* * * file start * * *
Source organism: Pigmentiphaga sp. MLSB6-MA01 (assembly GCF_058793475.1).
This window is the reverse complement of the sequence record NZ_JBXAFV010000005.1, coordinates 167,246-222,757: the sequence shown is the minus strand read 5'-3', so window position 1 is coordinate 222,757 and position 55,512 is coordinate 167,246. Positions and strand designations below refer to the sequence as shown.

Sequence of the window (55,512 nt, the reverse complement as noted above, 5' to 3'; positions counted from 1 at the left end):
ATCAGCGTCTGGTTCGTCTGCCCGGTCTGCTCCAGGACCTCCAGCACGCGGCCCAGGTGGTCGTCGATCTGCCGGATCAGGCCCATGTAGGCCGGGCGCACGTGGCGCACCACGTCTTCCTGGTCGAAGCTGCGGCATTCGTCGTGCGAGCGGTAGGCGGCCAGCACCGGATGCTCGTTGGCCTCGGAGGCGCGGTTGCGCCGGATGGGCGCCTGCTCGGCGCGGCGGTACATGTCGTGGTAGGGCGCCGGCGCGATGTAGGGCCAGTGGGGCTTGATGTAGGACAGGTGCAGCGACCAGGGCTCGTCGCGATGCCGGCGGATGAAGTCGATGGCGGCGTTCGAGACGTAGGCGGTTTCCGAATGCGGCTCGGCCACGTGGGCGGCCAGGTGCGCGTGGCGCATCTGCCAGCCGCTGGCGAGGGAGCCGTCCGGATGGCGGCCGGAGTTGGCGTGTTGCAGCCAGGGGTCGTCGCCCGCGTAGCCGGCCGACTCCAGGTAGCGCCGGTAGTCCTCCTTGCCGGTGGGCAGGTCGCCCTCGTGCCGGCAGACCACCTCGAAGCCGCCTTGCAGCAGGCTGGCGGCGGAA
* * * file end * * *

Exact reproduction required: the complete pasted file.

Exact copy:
Source organism: Pigmentiphaga sp. MLSB6-MA01 (assembly GCF_058793475.1).
This window is the reverse complement of the sequence record NZ_JBXAFV010000005.1, coordinates 167,246-222,757: the sequence shown is the minus strand read 5'-3', so window position 1 is coordinate 222,757 and position 55,512 is coordinate 167,246. Positions and strand designations below refer to the sequence as shown.

Sequence of the window (55,512 nt, the reverse complement as noted above, 5' to 3'; positions counted from 1 at the left end):
ATCAGCGTCTGGTTCGTCTGCCCGGTCTGCTCCAGGACCTCCAGCACGCGGCCCAGGTGGTCGTCGATCTGCCGGATCAGGCCCATGTAGGCCGGGCGCACGTGGCGCACCACGTCTTCCTGGTCGAAGCTGCGGCATTCGTCGTGCGAGCGGTAGGCGGCCAGCACCGGATGCTCGTTGGCCTCGGAGGCGCGGTTGCGCCGGATGGGCGCCTGCTCGGCGCGGCGGTACATGTCGTGGTAGGGCGCCGGCGCGATGTAGGGCCAGTGGGGCTTGATGTAGGACAGGTGCAGCGACCAGGGCTCGTCGCGATGCCGGCGGATGAAGTCGATGGCGGCGTTCGAGACGTAGGCGGTTTCCGAATGCGGCTCGGCCACGTGGGCGGCCAGGTGCGCGTGGCGCATCTGCCAGCCGCTGGCGAGGGAGCCGTCCGGATGGCGGCCGGAGTTGGCGTGTTGCAGCCAGGGGTCGTCGCCCGCGTAGCCGGCCGACTCCAGGTAGCGCCGGTAGTCCTCCTTGCCGGTGGGCAGGTCGCCCTCGTGCCGGCAGACCACCTCGAAGCCGCCTTGCAGCAGGCTGGCGGCGGAA